by Bradley Eli, M.Div., MA.Th.  •  •  May 31, 2016

Terminally ill patients routinely given excess morphine but no food or water

Secular and Catholic hospitals are routinely killing terminally ill patients by giving them higher than necessary doses of morphine while withholding necessary food and water. Seldom spoken of in public, this process is known by medical personnel as a “dry death.”

One nurse from a formerly Catholic-run hospital in Maine told, “When they want to clear out a bed, they just turn up the morphine drip.” The nurse said the increase in morphine slows down the functioning of vital organs and in a few days the patient is dead.


Another caregiver at a Catholic hospital in Pennsylvania related a similar gruesome experience. She claims when passing the bed of an elderly female patient, the patient abruptly sat up with an agonizing look, grabbed the caregiver’s arm and tried in vain to form words with her dry mouth and cracked lips. Another nurse calmly walked up and said sympathetically, “Poor thing, she’s on her seventh day of a dry death.” The caregiver was told that “dry death” means only morphine is given to the patient but no food or water until the patient dies. The cause of death in such cases is dehydration. The caregiver protested to the local bishop, who refused to get involved.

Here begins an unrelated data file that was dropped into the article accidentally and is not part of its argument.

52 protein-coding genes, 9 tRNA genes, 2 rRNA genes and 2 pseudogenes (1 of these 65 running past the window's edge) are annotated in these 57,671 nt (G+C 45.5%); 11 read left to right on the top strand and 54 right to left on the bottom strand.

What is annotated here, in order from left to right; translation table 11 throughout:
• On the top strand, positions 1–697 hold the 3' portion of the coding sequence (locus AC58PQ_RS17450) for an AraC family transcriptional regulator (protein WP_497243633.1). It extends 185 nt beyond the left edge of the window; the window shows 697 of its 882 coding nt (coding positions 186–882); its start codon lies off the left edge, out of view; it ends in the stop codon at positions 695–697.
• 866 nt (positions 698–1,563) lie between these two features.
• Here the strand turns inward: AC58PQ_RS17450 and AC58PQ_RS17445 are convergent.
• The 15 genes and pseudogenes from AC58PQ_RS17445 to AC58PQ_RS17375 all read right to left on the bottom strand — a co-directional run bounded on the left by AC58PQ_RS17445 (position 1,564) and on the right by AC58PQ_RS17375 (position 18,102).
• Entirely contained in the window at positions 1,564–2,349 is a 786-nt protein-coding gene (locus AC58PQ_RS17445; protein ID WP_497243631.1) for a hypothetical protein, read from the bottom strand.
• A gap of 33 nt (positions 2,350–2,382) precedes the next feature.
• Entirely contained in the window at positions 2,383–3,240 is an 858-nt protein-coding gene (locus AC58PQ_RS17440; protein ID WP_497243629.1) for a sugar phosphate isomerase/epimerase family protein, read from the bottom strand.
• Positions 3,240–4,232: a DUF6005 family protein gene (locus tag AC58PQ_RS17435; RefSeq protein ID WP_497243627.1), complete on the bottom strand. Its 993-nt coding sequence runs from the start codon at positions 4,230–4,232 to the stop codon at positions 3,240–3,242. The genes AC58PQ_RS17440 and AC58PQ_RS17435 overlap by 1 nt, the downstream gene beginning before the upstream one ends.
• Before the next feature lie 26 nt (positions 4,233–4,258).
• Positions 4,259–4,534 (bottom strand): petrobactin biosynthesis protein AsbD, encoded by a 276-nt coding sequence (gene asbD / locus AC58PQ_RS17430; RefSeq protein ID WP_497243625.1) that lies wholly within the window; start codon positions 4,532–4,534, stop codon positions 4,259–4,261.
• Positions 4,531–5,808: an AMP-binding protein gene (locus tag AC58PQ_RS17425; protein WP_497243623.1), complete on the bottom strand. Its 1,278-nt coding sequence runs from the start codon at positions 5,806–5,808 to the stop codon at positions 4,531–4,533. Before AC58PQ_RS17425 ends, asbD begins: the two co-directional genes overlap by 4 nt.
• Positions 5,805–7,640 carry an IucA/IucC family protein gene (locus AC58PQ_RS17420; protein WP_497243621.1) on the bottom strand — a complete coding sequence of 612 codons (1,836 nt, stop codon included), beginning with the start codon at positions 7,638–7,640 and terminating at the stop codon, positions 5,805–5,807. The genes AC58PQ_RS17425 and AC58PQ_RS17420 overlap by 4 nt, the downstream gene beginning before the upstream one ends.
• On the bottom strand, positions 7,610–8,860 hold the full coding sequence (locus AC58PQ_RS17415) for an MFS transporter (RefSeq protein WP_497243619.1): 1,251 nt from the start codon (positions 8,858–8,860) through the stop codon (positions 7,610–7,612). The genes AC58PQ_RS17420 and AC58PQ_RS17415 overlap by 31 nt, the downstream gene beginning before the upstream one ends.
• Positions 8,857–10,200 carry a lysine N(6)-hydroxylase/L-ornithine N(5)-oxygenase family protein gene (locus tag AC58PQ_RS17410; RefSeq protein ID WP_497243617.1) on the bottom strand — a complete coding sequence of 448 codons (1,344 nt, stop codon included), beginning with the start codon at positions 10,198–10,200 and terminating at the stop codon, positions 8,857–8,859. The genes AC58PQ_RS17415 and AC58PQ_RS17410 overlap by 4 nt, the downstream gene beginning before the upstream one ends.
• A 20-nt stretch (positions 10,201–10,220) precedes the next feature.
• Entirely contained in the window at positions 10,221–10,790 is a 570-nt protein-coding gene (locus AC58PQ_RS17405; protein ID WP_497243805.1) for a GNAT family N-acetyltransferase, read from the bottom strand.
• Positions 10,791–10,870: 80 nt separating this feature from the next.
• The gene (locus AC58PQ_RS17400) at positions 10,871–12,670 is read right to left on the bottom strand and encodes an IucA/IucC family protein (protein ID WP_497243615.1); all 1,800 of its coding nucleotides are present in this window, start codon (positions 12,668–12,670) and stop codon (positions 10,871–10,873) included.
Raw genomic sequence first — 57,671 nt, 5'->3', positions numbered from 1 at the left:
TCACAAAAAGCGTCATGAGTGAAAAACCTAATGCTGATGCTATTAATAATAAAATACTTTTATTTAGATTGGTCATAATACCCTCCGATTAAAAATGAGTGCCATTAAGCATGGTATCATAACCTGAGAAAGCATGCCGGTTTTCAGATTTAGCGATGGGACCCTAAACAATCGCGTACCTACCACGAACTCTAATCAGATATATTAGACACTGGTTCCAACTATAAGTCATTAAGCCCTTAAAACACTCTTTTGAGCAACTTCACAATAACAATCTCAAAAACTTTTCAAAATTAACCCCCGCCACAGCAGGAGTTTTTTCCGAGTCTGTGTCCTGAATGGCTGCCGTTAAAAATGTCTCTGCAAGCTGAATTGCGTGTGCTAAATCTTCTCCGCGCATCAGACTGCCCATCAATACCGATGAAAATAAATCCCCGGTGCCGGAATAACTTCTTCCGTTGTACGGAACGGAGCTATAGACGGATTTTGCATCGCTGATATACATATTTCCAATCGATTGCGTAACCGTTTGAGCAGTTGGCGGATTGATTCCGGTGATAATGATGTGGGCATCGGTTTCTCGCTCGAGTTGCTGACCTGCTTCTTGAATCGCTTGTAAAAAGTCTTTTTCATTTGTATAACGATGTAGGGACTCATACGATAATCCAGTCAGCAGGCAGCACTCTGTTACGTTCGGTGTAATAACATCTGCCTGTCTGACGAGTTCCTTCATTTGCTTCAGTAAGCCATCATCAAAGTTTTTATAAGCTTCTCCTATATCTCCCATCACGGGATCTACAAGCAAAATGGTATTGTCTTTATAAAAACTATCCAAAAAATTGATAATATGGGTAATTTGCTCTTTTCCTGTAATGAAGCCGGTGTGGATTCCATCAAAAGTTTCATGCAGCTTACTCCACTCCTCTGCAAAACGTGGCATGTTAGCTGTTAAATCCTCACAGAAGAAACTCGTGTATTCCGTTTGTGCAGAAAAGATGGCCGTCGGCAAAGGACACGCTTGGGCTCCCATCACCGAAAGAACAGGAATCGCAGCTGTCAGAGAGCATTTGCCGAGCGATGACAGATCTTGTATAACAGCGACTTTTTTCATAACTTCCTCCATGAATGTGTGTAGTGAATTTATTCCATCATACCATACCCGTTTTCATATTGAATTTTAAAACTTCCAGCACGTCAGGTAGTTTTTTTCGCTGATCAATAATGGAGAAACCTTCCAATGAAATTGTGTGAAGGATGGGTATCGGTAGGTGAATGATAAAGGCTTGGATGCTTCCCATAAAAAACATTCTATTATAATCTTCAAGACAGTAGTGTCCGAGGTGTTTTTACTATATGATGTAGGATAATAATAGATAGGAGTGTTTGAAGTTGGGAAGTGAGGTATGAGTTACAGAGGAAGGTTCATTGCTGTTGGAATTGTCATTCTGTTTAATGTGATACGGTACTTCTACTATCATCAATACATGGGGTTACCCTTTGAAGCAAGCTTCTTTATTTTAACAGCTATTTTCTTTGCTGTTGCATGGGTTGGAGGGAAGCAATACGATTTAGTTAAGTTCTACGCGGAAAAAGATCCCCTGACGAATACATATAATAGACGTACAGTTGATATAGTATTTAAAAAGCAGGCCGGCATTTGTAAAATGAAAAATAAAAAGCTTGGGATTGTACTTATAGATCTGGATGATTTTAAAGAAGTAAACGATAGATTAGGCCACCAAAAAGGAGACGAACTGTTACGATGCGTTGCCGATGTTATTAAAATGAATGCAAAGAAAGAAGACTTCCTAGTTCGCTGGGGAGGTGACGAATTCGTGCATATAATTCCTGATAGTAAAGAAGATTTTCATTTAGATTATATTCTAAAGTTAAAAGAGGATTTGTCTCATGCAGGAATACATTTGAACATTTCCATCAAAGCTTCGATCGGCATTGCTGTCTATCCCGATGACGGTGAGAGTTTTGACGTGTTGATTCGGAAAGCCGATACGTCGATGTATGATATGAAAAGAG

Last month, following the death of a priest at a Catholic hospital in Milwaukee, an eyewitness confirmed to that the priest only received morphine but no food or water for the whole week before he died. When the witness questioned this medical decision, he was told that it would be too much bother to move the patient to hospice care in order to continue giving food and water, known as palliative care.

Watch the panel discuss the issue of euthanasia in “The Download—Dying Without Dignity.”

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Bradley Eli, M.Div., MA.Th. is a staff writer for Follow Bradley on Twitter: @BradleyLEli

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